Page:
Extremely applicable in organizations that promote change and process excellence, it is key to understand what changes are needed, what changes have failed, and what changes have been successful. The facilitator of the staff meeting simply presents the inquiry to the team and allows for discussion, engagement, and feedback.

The facilitator will ask, “What are some processes or practices we need to start doing to achieve our established goals more effectively?” When the conversation closes, the facilitator will ask, “What are some processes or practices we should stop doing because they are ineffective, inefficient, or impractical to achieve our goals?” Finally, the last aspect of the meeting is to confirm current practices are achieving the desired results by asking, “Does everyone agree that we should continue doing X?”

Note that the engagement and success of this strategy remain in the encouragement and empowerment of the employees to not only share what they wish to start or stop but to justify and present their perspective of why. Key in this strategy is the facilitator’s ability to remain relatively silent, and to avoid immediately telling the staff no, or knee jerking to solve the problems for them.

If seeking to implement these strategies, I recommend alternating between the two every other staff meeting. There is obviously a great deal more to successfully executing either of these strategies. I encourage you to explore these strategies to achieve more effective, engaging, and productive staff meetings.

** The opinions expressed are those of the author and do not necessarily reflect those of the ownership or management of Chadds Ford Live. We welcome opposing viewpoints. Readers may comment in the comments section or they may submit a Letter to the Editor to editor@chaddsfordlive.com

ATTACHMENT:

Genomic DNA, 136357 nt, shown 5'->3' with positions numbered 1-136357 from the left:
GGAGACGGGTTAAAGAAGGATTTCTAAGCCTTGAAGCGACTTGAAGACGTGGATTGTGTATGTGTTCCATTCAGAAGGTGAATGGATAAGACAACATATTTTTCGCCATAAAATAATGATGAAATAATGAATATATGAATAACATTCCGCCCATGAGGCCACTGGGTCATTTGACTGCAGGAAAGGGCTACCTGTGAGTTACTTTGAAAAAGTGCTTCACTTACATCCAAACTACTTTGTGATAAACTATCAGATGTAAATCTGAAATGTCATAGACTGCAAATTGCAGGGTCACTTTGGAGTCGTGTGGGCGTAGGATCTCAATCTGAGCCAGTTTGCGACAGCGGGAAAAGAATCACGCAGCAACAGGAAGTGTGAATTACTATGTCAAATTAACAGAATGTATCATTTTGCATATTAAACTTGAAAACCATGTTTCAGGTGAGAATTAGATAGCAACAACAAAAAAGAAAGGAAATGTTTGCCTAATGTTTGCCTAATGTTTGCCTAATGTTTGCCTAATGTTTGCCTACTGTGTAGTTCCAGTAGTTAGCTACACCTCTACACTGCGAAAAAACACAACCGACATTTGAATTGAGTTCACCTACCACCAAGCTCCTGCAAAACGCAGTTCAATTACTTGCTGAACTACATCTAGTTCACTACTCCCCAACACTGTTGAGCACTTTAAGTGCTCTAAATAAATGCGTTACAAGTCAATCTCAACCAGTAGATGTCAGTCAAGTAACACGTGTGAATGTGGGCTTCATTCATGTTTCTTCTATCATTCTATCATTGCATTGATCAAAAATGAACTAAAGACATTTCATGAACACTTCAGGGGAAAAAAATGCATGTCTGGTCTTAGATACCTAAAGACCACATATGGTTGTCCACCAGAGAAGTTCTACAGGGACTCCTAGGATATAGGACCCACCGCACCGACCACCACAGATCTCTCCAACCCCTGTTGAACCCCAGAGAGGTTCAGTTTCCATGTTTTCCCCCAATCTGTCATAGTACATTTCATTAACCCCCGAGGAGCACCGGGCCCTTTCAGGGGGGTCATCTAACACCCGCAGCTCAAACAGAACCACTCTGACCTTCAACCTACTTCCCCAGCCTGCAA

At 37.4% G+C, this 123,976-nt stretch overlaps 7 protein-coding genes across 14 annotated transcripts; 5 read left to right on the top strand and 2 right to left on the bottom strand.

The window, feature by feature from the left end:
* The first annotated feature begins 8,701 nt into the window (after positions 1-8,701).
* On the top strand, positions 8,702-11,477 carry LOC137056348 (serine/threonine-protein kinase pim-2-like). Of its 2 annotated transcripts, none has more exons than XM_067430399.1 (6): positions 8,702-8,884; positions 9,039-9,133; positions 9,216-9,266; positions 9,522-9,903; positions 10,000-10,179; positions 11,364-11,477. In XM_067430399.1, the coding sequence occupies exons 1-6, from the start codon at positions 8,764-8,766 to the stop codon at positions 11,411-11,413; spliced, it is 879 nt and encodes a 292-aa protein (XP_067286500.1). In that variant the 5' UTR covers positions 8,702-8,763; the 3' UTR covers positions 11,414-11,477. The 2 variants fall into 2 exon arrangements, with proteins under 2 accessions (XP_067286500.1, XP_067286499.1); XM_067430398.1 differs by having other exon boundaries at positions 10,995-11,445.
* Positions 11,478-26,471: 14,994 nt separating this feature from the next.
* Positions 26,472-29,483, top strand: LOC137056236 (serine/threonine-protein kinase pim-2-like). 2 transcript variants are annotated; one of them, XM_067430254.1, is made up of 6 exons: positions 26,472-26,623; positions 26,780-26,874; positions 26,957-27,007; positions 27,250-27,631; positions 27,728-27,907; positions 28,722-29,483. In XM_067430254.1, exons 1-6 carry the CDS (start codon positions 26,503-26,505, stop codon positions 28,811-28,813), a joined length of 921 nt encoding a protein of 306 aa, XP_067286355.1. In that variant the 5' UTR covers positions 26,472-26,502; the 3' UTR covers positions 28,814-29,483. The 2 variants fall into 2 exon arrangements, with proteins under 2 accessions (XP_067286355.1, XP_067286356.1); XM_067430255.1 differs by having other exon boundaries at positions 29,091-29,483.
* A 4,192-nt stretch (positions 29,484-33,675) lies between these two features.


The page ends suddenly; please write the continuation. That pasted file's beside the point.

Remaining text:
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About Warren Cook

Warren S. Cook is a co-founder of SymbianceHR and leads all client-consulting engagements. He is a human capital strategy management subject matter expert with more than 20 years of experience as a strategic business partner, project manager, and people leader across private and public sectors organizations. Warren is responsible for all client-consulting engagements from initial needs assessment and compliance review through delivery of customized complex human capital strategy solutions that meet the client's business goals. He has a proven track record of providing executive coaching and guidance to business leaders and human resource professionals at all levels including the C-Suite of Fortune 100 companies. Warren combines his human capital, project management, and business management experience with a philosophy of solving business challenges through the strategic implementation of policies, processes, and procedures to deliver sustainable solutions that demonstrate ROI, mitigate and manage risk, and empower organizational success. Warren is the author of “Applicant Interview Preparation – Practical Coaching for Today” and holds a bachelor of science degree in human resource management, a master’s of business administration in project management, and a master’s of science degree in industrial and organizational psychology. He is also a SHRM Certified Professional.